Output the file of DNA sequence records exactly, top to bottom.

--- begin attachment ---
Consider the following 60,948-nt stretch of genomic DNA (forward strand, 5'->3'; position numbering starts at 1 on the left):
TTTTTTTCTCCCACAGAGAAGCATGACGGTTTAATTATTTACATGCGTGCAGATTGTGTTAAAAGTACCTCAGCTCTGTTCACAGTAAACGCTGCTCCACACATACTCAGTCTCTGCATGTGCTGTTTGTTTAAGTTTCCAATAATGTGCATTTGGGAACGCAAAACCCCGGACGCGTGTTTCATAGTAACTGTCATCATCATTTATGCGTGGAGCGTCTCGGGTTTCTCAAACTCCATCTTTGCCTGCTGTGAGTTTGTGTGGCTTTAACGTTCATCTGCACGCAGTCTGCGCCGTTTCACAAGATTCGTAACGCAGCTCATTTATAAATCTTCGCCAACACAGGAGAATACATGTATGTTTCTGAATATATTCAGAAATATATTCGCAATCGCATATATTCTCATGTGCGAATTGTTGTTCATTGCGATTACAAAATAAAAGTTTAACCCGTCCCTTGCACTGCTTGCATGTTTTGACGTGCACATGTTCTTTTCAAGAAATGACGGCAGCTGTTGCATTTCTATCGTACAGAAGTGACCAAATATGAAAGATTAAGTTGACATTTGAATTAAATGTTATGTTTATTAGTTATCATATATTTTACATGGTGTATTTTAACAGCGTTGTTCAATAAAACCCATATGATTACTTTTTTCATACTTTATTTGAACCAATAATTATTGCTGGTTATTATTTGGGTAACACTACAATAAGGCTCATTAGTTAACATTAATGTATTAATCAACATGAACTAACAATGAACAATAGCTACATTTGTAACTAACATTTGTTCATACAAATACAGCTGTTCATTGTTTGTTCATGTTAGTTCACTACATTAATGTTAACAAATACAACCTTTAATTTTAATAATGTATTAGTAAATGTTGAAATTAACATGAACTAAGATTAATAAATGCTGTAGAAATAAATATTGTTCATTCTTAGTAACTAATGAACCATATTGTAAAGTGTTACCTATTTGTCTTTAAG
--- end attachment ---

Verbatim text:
Consider the following 60,948-nt stretch of genomic DNA (forward strand, 5'->3'; position numbering starts at 1 on the left):
TTTTTTTCTCCCACAGAGAAGCATGACGGTTTAATTATTTACATGCGTGCAGATTGTGTTAAAAGTACCTCAGCTCTGTTCACAGTAAACGCTGCTCCACACATACTCAGTCTCTGCATGTGCTGTTTGTTTAAGTTTCCAATAATGTGCATTTGGGAACGCAAAACCCCGGACGCGTGTTTCATAGTAACTGTCATCATCATTTATGCGTGGAGCGTCTCGGGTTTCTCAAACTCCATCTTTGCCTGCTGTGAGTTTGTGTGGCTTTAACGTTCATCTGCACGCAGTCTGCGCCGTTTCACAAGATTCGTAACGCAGCTCATTTATAAATCTTCGCCAACACAGGAGAATACATGTATGTTTCTGAATATATTCAGAAATATATTCGCAATCGCATATATTCTCATGTGCGAATTGTTGTTCATTGCGATTACAAAATAAAAGTTTAACCCGTCCCTTGCACTGCTTGCATGTTTTGACGTGCACATGTTCTTTTCAAGAAATGACGGCAGCTGTTGCATTTCTATCGTACAGAAGTGACCAAATATGAAAGATTAAGTTGACATTTGAATTAAATGTTATGTTTATTAGTTATCATATATTTTACATGGTGTATTTTAACAGCGTTGTTCAATAAAACCCATATGATTACTTTTTTCATACTTTATTTGAACCAATAATTATTGCTGGTTATTATTTGGGTAACACTACAATAAGGCTCATTAGTTAACATTAATGTATTAATCAACATGAACTAACAATGAACAATAGCTACATTTGTAACTAACATTTGTTCATACAAATACAGCTGTTCATTGTTTGTTCATGTTAGTTCACTACATTAATGTTAACAAATACAACCTTTAATTTTAATAATGTATTAGTAAATGTTGAAATTAACATGAACTAAGATTAATAAATGCTGTAGAAATAAATATTGTTCATTCTTAGTAACTAATGAACCATATTGTAAAGTGTTACCTATTTGTCTTTAAG